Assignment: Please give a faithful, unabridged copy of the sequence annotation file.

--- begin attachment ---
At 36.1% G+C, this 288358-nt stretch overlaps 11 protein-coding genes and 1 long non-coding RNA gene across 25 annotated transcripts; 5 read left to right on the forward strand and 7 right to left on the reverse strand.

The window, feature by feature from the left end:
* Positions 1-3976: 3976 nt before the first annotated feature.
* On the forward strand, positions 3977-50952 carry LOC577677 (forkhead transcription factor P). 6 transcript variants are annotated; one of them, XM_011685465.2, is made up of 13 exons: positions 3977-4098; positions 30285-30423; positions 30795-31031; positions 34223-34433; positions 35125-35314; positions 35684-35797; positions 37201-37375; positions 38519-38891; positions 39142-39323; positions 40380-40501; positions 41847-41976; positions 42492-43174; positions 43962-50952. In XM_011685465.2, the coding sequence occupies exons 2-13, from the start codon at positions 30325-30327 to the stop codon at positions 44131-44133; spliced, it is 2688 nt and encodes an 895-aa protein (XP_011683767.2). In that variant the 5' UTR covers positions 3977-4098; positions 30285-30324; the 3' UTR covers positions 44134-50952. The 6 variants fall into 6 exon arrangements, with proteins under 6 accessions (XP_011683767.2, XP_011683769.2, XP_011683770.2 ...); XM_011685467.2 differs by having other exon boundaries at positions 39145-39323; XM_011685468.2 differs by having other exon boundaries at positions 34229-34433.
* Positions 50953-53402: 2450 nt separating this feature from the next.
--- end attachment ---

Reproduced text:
At 36.1% G+C, this 288358-nt stretch overlaps 11 protein-coding genes and 1 long non-coding RNA gene across 25 annotated transcripts; 5 read left to right on the forward strand and 7 right to left on the reverse strand.

The window, feature by feature from the left end:
* Positions 1-3976: 3976 nt before the first annotated feature.
* On the forward strand, positions 3977-50952 carry LOC577677 (forkhead transcription factor P). 6 transcript variants are annotated; one of them, XM_011685465.2, is made up of 13 exons: positions 3977-4098; positions 30285-30423; positions 30795-31031; positions 34223-34433; positions 35125-35314; positions 35684-35797; positions 37201-37375; positions 38519-38891; positions 39142-39323; positions 40380-40501; positions 41847-41976; positions 42492-43174; positions 43962-50952. In XM_011685465.2, the coding sequence occupies exons 2-13, from the start codon at positions 30325-30327 to the stop codon at positions 44131-44133; spliced, it is 2688 nt and encodes an 895-aa protein (XP_011683767.2). In that variant the 5' UTR covers positions 3977-4098; positions 30285-30324; the 3' UTR covers positions 44134-50952. The 6 variants fall into 6 exon arrangements, with proteins under 6 accessions (XP_011683767.2, XP_011683769.2, XP_011683770.2 ...); XM_011685467.2 differs by having other exon boundaries at positions 39145-39323; XM_011685468.2 differs by having other exon boundaries at positions 34229-34433.
* Positions 50953-53402: 2450 nt separating this feature from the next.